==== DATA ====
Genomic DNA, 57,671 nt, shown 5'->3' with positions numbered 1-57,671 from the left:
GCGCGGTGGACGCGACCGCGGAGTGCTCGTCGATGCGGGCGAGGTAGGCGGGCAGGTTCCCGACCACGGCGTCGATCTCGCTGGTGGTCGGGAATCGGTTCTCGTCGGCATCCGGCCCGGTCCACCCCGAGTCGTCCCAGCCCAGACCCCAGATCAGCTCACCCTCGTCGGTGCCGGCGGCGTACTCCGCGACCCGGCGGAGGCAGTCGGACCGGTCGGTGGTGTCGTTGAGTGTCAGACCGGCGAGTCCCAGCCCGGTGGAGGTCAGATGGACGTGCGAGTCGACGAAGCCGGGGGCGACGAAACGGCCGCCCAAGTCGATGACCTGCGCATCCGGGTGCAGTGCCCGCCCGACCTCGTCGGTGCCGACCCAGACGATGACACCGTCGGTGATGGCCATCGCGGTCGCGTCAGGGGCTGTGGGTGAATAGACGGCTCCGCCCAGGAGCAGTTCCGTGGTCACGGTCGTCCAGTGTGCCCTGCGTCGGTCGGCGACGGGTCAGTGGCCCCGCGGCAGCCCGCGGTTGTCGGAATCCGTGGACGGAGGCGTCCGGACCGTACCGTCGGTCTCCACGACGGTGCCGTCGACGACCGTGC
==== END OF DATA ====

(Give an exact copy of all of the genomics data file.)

Genomic DNA, 57,671 nt, shown 5'->3' with positions numbered 1-57,671 from the left:
GCGCGGTGGACGCGACCGCGGAGTGCTCGTCGATGCGGGCGAGGTAGGCGGGCAGGTTCCCGACCACGGCGTCGATCTCGCTGGTGGTCGGGAATCGGTTCTCGTCGGCATCCGGCCCGGTCCACCCCGAGTCGTCCCAGCCCAGACCCCAGATCAGCTCACCCTCGTCGGTGCCGGCGGCGTACTCCGCGACCCGGCGGAGGCAGTCGGACCGGTCGGTGGTGTCGTTGAGTGTCAGACCGGCGAGTCCCAGCCCGGTGGAGGTCAGATGGACGTGCGAGTCGACGAAGCCGGGGGCGACGAAACGGCCGCCCAAGTCGATGACCTGCGCATCCGGGTGCAGTGCCCGCCCGACCTCGTCGGTGCCGACCCAGACGATGACACCGTCGGTGATGGCCATCGCGGTCGCGTCAGGGGCTGTGGGTGAATAGACGGCTCCGCCCAGGAGCAGTTCCGTGGTCACGGTCGTCCAGTGTGCCCTGCGTCGGTCGGCGACGGGTCAGTGGCCCCGCGGCAGCCCGCGGTTGTCGGAATCCGTGGACGGAGGCGTCCGGACCGTACCGTCGGTCTCCACGACGGTGCCGTCGACGACCGTGC